While the definition of physical fitness may be a little complex or unclear and the definition of physical fitness may vary, most government health authorities and training scientists agree that there are 5 components of physical fitness related to health. These components give a fairly accurate idea of how fit and healthy the body as a whole is (total fitness or total fitness). The 5 components are cardiovascular fitness (also known as cardiovascular endurance), muscle strength, muscular endurance, flexibility and body composition.

Let us look at these components in detail.

1.) Cardiovascular fitness (or cardiovascular endurance or cardiovascular endurance)

Of the 5 components, cardiovascular fitness is the cornerstone that creates the path to improving your other fitness levels.

Cardiovascular fitness is theaq efficiency with which the body (heart and lungs) delivers oxygen and nutrients to the required working muscles and transports waste products out of the cells over an extended period of time. In other words, it is the ability of the heart and lungs to work together to provide the necessary oxygen and fuel for the body without quickly reaching high levels of fatigue.

In our daily lives we need cardiovascular fitness to cope with the physical tasks and all the “running around”.

A common test of cardiovascular fitness usually involves a kind of endurance run. But typical examples of physical activities related to cardiovascular fitness are jogging, swimming, cycling, walking fast or fast and any type of aerobic exercise. Aerobic exercise is the best way to improve cardiovascular fitness.

2.) Muscle strength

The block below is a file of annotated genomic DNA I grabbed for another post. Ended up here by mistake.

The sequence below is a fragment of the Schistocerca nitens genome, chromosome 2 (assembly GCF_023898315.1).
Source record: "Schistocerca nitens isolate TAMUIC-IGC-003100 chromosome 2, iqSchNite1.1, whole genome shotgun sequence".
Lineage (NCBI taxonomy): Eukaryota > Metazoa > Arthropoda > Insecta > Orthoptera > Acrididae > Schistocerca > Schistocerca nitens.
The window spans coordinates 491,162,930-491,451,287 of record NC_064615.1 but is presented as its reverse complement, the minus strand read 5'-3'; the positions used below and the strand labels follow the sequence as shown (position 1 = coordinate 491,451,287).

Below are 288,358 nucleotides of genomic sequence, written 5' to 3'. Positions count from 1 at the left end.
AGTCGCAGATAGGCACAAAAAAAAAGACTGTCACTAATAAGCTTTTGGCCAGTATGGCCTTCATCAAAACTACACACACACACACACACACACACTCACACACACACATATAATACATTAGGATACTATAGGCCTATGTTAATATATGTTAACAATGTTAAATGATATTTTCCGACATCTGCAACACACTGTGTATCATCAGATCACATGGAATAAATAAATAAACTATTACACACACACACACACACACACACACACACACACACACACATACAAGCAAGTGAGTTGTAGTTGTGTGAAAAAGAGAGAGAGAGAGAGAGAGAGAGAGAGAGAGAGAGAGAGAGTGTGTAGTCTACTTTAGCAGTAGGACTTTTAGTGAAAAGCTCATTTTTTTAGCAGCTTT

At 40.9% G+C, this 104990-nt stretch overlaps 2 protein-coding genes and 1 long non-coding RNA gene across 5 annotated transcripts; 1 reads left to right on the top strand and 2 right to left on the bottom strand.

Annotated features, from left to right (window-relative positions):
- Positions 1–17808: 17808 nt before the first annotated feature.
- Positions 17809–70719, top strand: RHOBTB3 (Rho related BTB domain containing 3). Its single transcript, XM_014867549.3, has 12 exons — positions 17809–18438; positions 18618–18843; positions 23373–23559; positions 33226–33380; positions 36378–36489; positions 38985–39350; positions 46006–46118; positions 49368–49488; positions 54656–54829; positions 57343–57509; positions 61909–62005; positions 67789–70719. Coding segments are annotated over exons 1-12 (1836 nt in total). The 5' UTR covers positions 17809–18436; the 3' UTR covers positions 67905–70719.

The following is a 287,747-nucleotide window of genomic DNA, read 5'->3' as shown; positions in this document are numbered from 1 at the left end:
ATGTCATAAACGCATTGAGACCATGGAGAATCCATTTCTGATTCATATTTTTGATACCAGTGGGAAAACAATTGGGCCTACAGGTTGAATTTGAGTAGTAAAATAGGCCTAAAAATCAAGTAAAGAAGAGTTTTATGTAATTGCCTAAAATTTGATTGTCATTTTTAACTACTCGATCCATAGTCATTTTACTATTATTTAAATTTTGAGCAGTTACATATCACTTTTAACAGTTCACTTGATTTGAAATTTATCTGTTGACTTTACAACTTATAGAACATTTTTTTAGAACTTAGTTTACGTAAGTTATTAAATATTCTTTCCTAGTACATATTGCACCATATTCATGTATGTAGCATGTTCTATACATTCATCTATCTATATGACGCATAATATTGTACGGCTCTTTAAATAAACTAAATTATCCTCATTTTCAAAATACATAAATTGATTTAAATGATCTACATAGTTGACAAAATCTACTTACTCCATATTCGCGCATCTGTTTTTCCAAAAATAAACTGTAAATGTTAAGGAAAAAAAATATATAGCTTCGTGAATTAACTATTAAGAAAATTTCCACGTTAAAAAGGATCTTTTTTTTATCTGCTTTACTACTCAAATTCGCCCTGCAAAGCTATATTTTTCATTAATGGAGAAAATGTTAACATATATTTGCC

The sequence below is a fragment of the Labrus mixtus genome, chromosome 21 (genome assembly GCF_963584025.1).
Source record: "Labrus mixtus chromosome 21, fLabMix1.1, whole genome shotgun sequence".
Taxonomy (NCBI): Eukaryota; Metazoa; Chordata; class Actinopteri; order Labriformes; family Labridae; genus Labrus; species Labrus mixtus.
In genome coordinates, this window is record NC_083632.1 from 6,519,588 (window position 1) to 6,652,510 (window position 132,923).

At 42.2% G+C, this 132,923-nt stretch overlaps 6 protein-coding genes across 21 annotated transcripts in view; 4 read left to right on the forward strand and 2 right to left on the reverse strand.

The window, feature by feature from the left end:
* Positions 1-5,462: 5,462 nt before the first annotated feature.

Muscle strength is the maximum force (weight or heavy resistance) that a muscle or muscle group can produce with a single effort, up to the point where no more repetitions can be performed without rest. Muscular strength is exactly the opposite of cardiovascular fitness in terms of the fact that cardiovascular fitness is measured over a period of time. On the other hand, muscle strength is measured in a repetition.

In our daily lives, we need a modest amount of strength to be able to perform daily physical tasks such as lifting, moving, carrying, etc.

A common test for measuring upper body strength is a type of weight lifting, such as the bench press. Anaerobic weight lifting exercises such as the bench press, leg press, shoulder press or biceps curls are examples of the best ways to improve muscular strength.

3.) Muscle endurance

Muscle endurance is the ability of a muscle or muscle group to perform repeated movements (or holding a certain position) with less than maximum force over a longer period of time or until muscle fatigue. Or, to put it simply, it is how long your muscles can do something before they are too exhausted to finish it.

Be careful not to confuse muscular endurance with muscle strength. Although they can work together, they are definitely not the same. For many athletes, it may be necessary to distinguish between muscle strength and muscle endurance. But for everyday people who want to manage their daily lives easily, stay healthy and fit and simply want to play physical activities such as hiking, cycling or just playing with their kids in the park, muscular endurance plays a big role in fitness.

Frequent tests of muscular endurance can be dynamic (the ability to repeat contractions) or static (the ability to maintain contraction). Dynamic tests would be to see how many push-ups or sit-ups a person can perform in a given period of time (e.g. 30 seconds, one minute or perhaps longer). Or, without being timed, the person could do as many repetitions of the exercise as they could until they couldn’t do it anymore. An example of a static test would be the flexed arm, where the performer hangs on a pole until the intended follow-up time is reached or until he becomes too weak to hang further.

Muscular endurance can be improved by both aerobic and anaerobic exercises. Some examples are cycling, stepping machines and elliptical machines.

4.) Flexibility

Flexibility is the ability to move the joints or any group of joints, muscles, ligaments and tendons through their full, normal range of motion without disability, discomfort or pain.

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